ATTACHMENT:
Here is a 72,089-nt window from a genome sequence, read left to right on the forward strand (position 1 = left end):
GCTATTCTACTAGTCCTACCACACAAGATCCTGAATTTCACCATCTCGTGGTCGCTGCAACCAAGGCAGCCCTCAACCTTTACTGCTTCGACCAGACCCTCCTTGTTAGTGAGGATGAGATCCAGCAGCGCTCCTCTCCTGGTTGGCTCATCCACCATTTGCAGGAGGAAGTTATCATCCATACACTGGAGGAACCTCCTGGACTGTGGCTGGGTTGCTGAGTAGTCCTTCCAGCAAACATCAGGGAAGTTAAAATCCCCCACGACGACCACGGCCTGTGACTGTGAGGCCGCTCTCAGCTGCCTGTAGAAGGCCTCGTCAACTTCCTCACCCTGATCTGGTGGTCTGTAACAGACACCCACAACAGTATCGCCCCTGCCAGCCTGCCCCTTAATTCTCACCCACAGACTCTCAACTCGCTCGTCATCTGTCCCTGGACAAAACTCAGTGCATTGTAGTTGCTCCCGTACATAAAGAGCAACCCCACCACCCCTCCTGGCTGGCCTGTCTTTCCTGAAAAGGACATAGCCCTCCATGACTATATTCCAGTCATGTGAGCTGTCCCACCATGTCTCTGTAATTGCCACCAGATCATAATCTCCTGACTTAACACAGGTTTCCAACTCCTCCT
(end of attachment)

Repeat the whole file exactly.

Here is a 72,089-nt window from a genome sequence, read left to right on the forward strand (position 1 = left end):
GCTATTCTACTAGTCCTACCACACAAGATCCTGAATTTCACCATCTCGTGGTCGCTGCAACCAAGGCAGCCCTCAACCTTTACTGCTTCGACCAGACCCTCCTTGTTAGTGAGGATGAGATCCAGCAGCGCTCCTCTCCTGGTTGGCTCATCCACCATTTGCAGGAGGAAGTTATCATCCATACACTGGAGGAACCTCCTGGACTGTGGCTGGGTTGCTGAGTAGTCCTTCCAGCAAACATCAGGGAAGTTAAAATCCCCCACGACGACCACGGCCTGTGACTGTGAGGCCGCTCTCAGCTGCCTGTAGAAGGCCTCGTCAACTTCCTCACCCTGATCTGGTGGTCTGTAACAGACACCCACAACAGTATCGCCCCTGCCAGCCTGCCCCTTAATTCTCACCCACAGACTCTCAACTCGCTCGTCATCTGTCCCTGGACAAAACTCAGTGCATTGTAGTTGCTCCCGTACATAAAGAGCAACCCCACCACCCCTCCTGGCTGGCCTGTCTTTCCTGAAAAGGACATAGCCCTCCATGACTATATTCCAGTCATGTGAGCTGTCCCACCATGTCTCTGTAATTGCCACCAGATCATAATCTCCTGACTTAACACAGGTTTCCAACTCCTCCT